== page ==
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A Russian Tortoise's Behavior When Pregnant

Native to central Asia, Afghanistan, Pakistan and Iran, the Russian tortoise is a popular reptile pet because of his diminutive size. Males typically grow to around 6 inches in length, while females grow to a maximum of 8 inches. Because of the harsh climate in their native environment, Russian tortoises hibernate throughout each winter and are active for only a few months each year. They emerge each spring to forage for food and begin breeding.

Rough Sex

Mating typically takes place in the spring during the first few weeks after hibernation. Courtship begins when the male repeatedly circles the female, bobbing his head up and down. His behavior often becomes increasingly aggressive during the mating dance, during which he may butt the female's head, bite her forelegs and attempt to pull off her scales. Females can become anxious and stressed by the male's aggressive amorous advances and often attempt to escape. Once the male has mounted the female, his mouth opens wide and he begin emitting loud, high-pitched squeals.

Looking for Safe Ground

Within one month after fertilization, the female becomes increasingly restless as she searches for a suitable location to lay her eggs. Other behavioral signs that indicate pregnancy include constant leg wiggling, aggression toward other tortoises and frequent pacing. To ensure the safety of her eggs and future nest, she'll check and sniff the ground -- if the substrate is too dry or too wet, the nest might cave in on itself. The female will typically select a sunny location for her nest on well-drained soft soil, usually near rocks or shrub roots. In captivity, you'll need to provide your tortoise with an area of deep substrate for her to dig a nest.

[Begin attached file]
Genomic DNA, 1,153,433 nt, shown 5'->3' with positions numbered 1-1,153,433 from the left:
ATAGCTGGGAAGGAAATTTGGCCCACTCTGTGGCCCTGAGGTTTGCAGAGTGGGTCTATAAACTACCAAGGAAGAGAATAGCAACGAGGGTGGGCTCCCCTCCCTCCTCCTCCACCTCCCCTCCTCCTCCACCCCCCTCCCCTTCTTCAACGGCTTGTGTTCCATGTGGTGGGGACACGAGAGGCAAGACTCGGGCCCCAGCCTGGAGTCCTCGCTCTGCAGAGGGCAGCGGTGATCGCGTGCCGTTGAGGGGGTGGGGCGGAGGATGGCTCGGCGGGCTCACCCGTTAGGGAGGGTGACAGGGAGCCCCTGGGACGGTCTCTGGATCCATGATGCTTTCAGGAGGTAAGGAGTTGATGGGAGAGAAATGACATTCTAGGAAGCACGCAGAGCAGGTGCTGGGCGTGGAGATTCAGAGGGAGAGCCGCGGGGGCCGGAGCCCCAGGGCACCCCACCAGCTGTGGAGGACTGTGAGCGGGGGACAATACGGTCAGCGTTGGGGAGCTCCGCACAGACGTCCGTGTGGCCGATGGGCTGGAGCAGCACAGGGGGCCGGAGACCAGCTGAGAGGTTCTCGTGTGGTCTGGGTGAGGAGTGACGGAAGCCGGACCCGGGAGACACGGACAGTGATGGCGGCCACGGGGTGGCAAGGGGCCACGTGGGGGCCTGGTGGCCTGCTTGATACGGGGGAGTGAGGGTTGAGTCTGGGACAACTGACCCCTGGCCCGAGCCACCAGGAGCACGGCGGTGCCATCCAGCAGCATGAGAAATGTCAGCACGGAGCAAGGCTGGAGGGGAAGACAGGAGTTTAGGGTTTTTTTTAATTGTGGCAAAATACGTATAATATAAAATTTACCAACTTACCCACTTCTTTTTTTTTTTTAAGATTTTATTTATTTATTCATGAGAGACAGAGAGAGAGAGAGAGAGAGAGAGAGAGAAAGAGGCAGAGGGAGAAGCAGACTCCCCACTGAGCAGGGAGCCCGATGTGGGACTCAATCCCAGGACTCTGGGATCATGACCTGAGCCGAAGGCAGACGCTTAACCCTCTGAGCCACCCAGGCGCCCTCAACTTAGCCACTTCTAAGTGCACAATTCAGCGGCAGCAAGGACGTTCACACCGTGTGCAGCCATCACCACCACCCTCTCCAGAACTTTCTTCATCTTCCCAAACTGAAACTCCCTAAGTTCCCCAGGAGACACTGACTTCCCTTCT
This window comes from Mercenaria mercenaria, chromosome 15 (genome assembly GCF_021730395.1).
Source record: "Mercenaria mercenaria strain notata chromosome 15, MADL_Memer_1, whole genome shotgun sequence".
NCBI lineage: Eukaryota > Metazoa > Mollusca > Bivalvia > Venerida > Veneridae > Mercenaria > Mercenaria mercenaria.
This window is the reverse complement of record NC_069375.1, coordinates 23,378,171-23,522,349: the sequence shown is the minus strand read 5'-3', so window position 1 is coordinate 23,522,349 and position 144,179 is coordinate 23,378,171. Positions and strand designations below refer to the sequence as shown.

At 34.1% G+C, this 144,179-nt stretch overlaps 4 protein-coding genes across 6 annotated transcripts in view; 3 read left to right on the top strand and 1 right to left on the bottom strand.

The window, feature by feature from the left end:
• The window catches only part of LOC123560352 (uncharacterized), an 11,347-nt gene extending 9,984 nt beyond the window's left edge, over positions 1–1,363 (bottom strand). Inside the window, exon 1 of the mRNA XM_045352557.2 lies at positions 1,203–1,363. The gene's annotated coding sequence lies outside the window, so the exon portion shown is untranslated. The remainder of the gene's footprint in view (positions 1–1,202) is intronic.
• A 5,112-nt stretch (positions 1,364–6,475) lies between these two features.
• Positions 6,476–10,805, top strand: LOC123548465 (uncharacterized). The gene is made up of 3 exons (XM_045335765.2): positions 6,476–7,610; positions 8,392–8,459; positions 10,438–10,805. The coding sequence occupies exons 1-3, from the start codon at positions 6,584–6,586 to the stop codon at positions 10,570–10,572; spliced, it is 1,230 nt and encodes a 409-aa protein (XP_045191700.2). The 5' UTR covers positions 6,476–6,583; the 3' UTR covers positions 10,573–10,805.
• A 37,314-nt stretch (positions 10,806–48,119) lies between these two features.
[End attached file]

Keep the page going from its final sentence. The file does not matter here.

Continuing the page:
Digging It

After the female has chosen the location for her nest, she'll begin digging several test nests, many of which she'll later abandon. Using her back legs to scoop out the soil, she'll carefully construct bell-shaped holes tseveral inches deep. The female stacks the removed soil in two separate piles to the sides of each hole. When she's nearly ready to lay her eggs, she'll begin pacing the perimeter of her nest area and often refuse to eat.

Bombs Away

When the female is satisfied with her nest, she'll suspend herself over the hole and spread her rear legs for support. Once she's in position, she'll begin pushing out the first egg. It might take many pushes before the egg is fully released. Once the egg is laid, the female will carefully push it out of the way with her legs to protect it from breaking while she lays another egg. Female tortoises typically lay two to three eggs per clutch. Once all her eggs are laid, she'll cover them with soil. Hatchlings typically appear within 80 to 100 days.